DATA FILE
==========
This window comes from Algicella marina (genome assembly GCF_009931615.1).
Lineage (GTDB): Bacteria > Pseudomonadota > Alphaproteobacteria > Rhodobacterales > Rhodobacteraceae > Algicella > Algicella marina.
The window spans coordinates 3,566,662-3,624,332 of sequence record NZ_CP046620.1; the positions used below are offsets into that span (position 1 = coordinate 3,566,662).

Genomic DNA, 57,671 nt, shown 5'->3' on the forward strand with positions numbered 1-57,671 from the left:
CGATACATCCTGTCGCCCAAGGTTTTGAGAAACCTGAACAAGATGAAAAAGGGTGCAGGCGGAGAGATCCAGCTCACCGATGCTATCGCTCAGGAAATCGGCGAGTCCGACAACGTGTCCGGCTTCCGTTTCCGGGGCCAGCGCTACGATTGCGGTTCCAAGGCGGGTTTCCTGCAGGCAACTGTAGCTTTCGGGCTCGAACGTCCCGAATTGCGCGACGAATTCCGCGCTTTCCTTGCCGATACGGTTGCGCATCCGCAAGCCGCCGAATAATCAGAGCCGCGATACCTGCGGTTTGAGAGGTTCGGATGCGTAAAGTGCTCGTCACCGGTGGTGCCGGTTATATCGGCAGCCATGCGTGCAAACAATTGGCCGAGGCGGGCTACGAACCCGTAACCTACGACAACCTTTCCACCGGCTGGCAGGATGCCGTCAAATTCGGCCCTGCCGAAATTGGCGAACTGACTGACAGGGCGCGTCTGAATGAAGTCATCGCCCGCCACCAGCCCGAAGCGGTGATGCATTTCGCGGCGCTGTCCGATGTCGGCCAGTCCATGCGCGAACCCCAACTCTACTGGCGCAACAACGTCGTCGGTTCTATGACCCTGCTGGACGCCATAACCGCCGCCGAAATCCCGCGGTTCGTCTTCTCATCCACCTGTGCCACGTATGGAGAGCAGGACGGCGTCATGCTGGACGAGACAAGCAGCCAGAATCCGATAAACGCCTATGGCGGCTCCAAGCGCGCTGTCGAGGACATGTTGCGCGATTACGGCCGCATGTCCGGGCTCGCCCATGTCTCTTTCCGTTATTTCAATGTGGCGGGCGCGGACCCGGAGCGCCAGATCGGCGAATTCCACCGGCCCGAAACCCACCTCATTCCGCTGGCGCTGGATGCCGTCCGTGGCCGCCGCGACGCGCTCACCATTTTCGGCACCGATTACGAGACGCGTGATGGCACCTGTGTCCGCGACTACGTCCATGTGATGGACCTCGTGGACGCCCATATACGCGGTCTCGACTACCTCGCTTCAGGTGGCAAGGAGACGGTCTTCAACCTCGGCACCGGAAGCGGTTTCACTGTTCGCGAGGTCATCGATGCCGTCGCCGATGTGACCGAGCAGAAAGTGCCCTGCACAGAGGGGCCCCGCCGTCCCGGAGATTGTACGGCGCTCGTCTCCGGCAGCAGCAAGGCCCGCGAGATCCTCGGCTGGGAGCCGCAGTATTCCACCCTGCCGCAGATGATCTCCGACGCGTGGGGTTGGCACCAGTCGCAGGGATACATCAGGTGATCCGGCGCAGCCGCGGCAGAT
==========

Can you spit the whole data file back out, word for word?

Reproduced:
This window comes from Algicella marina (genome assembly GCF_009931615.1).
Lineage (GTDB): Bacteria > Pseudomonadota > Alphaproteobacteria > Rhodobacterales > Rhodobacteraceae > Algicella > Algicella marina.
The window spans coordinates 3,566,662-3,624,332 of sequence record NZ_CP046620.1; the positions used below are offsets into that span (position 1 = coordinate 3,566,662).

Genomic DNA, 57,671 nt, shown 5'->3' on the forward strand with positions numbered 1-57,671 from the left:
CGATACATCCTGTCGCCCAAGGTTTTGAGAAACCTGAACAAGATGAAAAAGGGTGCAGGCGGAGAGATCCAGCTCACCGATGCTATCGCTCAGGAAATCGGCGAGTCCGACAACGTGTCCGGCTTCCGTTTCCGGGGCCAGCGCTACGATTGCGGTTCCAAGGCGGGTTTCCTGCAGGCAACTGTAGCTTTCGGGCTCGAACGTCCCGAATTGCGCGACGAATTCCGCGCTTTCCTTGCCGATACGGTTGCGCATCCGCAAGCCGCCGAATAATCAGAGCCGCGATACCTGCGGTTTGAGAGGTTCGGATGCGTAAAGTGCTCGTCACCGGTGGTGCCGGTTATATCGGCAGCCATGCGTGCAAACAATTGGCCGAGGCGGGCTACGAACCCGTAACCTACGACAACCTTTCCACCGGCTGGCAGGATGCCGTCAAATTCGGCCCTGCCGAAATTGGCGAACTGACTGACAGGGCGCGTCTGAATGAAGTCATCGCCCGCCACCAGCCCGAAGCGGTGATGCATTTCGCGGCGCTGTCCGATGTCGGCCAGTCCATGCGCGAACCCCAACTCTACTGGCGCAACAACGTCGTCGGTTCTATGACCCTGCTGGACGCCATAACCGCCGCCGAAATCCCGCGGTTCGTCTTCTCATCCACCTGTGCCACGTATGGAGAGCAGGACGGCGTCATGCTGGACGAGACAAGCAGCCAGAATCCGATAAACGCCTATGGCGGCTCCAAGCGCGCTGTCGAGGACATGTTGCGCGATTACGGCCGCATGTCCGGGCTCGCCCATGTCTCTTTCCGTTATTTCAATGTGGCGGGCGCGGACCCGGAGCGCCAGATCGGCGAATTCCACCGGCCCGAAACCCACCTCATTCCGCTGGCGCTGGATGCCGTCCGTGGCCGCCGCGACGCGCTCACCATTTTCGGCACCGATTACGAGACGCGTGATGGCACCTGTGTCCGCGACTACGTCCATGTGATGGACCTCGTGGACGCCCATATACGCGGTCTCGACTACCTCGCTTCAGGTGGCAAGGAGACGGTCTTCAACCTCGGCACCGGAAGCGGTTTCACTGTTCGCGAGGTCATCGATGCCGTCGCCGATGTGACCGAGCAGAAAGTGCCCTGCACAGAGGGGCCCCGCCGTCCCGGAGATTGTACGGCGCTCGTCTCCGGCAGCAGCAAGGCCCGCGAGATCCTCGGCTGGGAGCCGCAGTATTCCACCCTGCCGCAGATGATCTCCGACGCGTGGGGTTGGCACCAGTCGCAGGGATACATCAGGTGATCCGGCGCAGCCGCGGCAGAT